I finished a book with great sadness this week. It wasn't a sad book. But I become so deeply invested in it that to finish the last page was like walking out on a relationship. I'll be back, there's a sequel on its way, but… You know. The book was The Wise Man's Fear, by Patrick Rothfuss, number two in the King Killer Chronicles. The first book in the series was called The Name of the Wind and I picked it up on the recommendation of iPhone traitor, Andy Inatkho. I think he recommended it during Mac Break Weekly.
I was drawn to it for the same reason I was drawn to Stephen King's The Stand as a teenager. Bulk. Value. The Name of the Wind runs for more than forty-five hours and it set me back only one Audible credit. A despicable way to value a book, I know, and yet Name of the Wind is such great value that I'd be doing you, Rothfuss and Audible a disservice if I didn't pimp it out simply on its dollar metrics.
Having got that unpleasantness out of the way, allow me to gush. This is one of the best books I've read in about ten years. Not just one of the best genre titles, or fantasy novels. One of the best books, period. I'll have to qualify this of course, because I listened to rather than reading it, but having listened, I'm going to do something I almost never do and go back and buy myself a reading copy.
The narrator, Rupert Dégas, deserves a special commendation. I don't know how much they paid him, but it probably wasn't enough. He narrates the English edition, and while I understand the American narrator is very good, I just don't know how he could possibly bring the same awesome to a story which is set in a thinly disguised ye olde England. Degas' voice just seems to suit the text. And he is a great voice actor, with hundreds of different accents to draw on; useful given that although most of the book is narrated in the first person, there are hundreds of characters with speaking parts. I'm not exaggerating. Hundreds. Dégas gives each of them a life of their own. I think I miss his storytelling the way a child misses bedtime stories when they have grown too old for them.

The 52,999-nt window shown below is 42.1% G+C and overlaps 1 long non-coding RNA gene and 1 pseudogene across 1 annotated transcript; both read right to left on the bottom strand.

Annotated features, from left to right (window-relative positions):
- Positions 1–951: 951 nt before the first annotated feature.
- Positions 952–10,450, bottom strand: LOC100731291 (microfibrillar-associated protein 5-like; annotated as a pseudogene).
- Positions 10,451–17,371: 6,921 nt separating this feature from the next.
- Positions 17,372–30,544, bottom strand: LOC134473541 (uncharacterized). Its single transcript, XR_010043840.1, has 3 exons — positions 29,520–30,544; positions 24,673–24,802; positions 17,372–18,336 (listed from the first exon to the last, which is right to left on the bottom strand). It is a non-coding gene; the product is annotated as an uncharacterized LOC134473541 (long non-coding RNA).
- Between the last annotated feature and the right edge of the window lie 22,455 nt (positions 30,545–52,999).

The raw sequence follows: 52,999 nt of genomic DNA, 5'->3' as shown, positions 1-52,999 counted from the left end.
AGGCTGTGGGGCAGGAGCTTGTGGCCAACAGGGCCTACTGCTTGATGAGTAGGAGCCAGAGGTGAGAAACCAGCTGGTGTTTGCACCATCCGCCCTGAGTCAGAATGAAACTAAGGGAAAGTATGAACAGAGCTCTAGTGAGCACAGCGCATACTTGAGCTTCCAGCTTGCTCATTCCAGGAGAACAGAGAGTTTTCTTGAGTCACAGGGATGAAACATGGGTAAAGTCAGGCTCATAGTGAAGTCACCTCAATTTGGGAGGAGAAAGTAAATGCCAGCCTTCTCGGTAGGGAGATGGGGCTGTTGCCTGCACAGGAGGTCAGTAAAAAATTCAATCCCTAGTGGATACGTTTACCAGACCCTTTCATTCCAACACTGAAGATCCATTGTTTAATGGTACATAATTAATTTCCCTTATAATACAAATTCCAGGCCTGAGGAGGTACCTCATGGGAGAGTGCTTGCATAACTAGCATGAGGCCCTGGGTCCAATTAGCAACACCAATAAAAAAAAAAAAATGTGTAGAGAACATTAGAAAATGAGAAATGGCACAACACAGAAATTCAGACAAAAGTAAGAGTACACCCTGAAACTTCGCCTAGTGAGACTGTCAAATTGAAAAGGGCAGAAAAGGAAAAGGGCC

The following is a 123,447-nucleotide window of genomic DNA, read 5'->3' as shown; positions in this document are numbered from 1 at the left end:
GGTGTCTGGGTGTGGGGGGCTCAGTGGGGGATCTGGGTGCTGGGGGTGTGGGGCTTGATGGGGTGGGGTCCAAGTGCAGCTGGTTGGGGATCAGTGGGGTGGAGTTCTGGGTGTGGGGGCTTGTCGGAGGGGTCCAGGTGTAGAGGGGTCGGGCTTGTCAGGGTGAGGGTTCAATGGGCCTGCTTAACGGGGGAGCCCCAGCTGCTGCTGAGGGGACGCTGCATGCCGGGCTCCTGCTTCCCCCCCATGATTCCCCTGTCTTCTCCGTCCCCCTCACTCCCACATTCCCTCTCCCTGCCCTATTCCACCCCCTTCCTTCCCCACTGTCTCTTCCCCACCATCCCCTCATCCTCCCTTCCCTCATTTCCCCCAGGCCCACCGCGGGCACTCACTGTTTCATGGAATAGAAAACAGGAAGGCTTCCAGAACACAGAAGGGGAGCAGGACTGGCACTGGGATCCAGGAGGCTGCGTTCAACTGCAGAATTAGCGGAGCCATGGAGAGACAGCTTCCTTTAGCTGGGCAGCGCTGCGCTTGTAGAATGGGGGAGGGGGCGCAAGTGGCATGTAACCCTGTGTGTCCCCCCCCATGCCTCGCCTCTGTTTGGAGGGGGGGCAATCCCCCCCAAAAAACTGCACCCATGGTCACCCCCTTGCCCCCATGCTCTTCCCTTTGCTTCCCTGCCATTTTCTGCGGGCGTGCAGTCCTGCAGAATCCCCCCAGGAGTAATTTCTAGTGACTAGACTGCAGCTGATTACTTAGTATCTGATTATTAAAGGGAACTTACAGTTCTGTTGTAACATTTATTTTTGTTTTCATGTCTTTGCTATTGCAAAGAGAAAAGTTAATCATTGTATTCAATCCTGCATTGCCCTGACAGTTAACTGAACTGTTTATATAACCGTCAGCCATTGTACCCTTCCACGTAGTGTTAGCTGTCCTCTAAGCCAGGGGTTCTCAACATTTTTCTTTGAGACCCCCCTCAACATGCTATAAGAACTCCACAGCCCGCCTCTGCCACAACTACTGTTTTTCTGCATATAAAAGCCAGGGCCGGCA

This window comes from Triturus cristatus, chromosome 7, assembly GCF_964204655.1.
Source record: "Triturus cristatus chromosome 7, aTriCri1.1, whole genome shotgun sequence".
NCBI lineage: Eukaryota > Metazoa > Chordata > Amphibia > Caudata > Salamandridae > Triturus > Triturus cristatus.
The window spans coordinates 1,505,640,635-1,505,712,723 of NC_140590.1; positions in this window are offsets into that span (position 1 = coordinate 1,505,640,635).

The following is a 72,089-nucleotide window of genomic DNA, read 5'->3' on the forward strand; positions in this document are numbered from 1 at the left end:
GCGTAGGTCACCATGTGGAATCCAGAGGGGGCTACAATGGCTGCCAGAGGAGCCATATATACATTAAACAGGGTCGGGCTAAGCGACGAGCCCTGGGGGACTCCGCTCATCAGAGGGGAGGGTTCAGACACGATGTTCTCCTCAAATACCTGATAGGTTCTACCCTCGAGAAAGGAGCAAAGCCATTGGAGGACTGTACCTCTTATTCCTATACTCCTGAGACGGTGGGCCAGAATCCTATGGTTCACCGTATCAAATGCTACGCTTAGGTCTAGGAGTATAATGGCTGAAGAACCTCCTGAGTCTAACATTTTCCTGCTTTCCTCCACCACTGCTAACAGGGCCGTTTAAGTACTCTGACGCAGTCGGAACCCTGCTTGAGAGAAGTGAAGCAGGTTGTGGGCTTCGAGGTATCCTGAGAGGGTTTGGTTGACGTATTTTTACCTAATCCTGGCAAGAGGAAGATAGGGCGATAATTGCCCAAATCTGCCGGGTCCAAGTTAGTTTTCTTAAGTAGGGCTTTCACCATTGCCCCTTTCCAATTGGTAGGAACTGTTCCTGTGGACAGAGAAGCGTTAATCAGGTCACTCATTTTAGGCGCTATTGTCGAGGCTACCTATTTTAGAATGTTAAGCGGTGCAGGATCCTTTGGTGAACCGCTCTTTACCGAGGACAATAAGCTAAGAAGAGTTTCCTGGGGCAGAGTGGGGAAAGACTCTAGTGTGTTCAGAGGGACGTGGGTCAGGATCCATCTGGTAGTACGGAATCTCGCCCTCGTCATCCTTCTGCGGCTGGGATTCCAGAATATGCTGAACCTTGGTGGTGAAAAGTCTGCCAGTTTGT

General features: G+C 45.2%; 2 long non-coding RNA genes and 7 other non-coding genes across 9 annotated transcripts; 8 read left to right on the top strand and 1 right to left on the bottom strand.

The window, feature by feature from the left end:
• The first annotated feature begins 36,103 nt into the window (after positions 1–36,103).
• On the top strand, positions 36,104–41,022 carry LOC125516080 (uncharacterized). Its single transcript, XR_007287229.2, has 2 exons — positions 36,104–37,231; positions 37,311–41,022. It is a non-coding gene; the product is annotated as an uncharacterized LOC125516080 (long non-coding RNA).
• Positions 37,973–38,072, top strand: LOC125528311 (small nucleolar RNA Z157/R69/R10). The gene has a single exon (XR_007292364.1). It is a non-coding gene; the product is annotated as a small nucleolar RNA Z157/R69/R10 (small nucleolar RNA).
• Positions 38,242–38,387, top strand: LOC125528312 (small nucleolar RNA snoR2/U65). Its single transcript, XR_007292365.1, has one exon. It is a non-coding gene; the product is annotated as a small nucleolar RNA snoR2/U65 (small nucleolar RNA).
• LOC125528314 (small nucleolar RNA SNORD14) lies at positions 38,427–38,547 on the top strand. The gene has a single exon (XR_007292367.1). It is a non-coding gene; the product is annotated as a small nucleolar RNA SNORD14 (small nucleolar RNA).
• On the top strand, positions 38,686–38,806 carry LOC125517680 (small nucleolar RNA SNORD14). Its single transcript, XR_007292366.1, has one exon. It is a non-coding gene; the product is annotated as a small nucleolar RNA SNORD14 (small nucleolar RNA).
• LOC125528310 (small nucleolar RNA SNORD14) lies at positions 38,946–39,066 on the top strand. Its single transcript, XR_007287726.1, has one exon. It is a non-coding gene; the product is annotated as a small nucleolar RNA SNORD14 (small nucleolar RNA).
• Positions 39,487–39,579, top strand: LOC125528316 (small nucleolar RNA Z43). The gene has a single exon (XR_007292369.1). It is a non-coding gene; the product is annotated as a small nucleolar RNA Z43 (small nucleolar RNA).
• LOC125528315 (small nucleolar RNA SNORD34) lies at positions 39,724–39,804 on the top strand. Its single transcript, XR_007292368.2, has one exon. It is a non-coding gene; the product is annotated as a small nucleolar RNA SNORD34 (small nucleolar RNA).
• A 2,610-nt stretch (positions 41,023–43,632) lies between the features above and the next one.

But, he did not write the book. That was Patrick Rothfuss, and to him I say props my good man and huzzah. There was so much for me to potentially hate about this book. A redheaded hero, who plays the lute and… Well, that's enough. But Kvothe, the narrator, is also a kick arse magician and a sort of medieval ninja. The long arc of chapters where he acquired his ninja skills, slowly and painfully, was one of my favorites. The story is his biography, in effect, as told to a traveling scribe known as Chronicler. He has apparently done something awesome and terrible and is now hiding out, incognito, posing as an innkeeper in some awful village at the end of the world. Dark forces are gathering, natch. But they're doing it in the background.
Most of the story is concerned with how he got there.Rothfuss is a great writer, is obviously something of an autodidact and these books are so long that he has more than ample opportunity to indulge himself in a little showmanship about how much he knows. It never feels like info dumpage, however, and I came to look forward to these diversions as much as I did to the swordplay and the splodey.
A precis of the plot? It's Harry Potter. A remarkable kid finds out he has remarkable powers and he kicks ass with them. It's way better than that though. There's a beautifully written love interest. Er, for the ladies. And I think the thing that really sets it apart is the time Rothfuss takes to show us everything. Almost as thought we're reading in real time. It sounds potentially eye glazing, but it's not. It's hypnotic. As testimony to how much I enjoyed this novel I'm writing this out before I've finalized my Amazon Associates status, so I can't make any money off recommending it. I can only recommend that you go read it, or listen to it, because it's really that fucking good.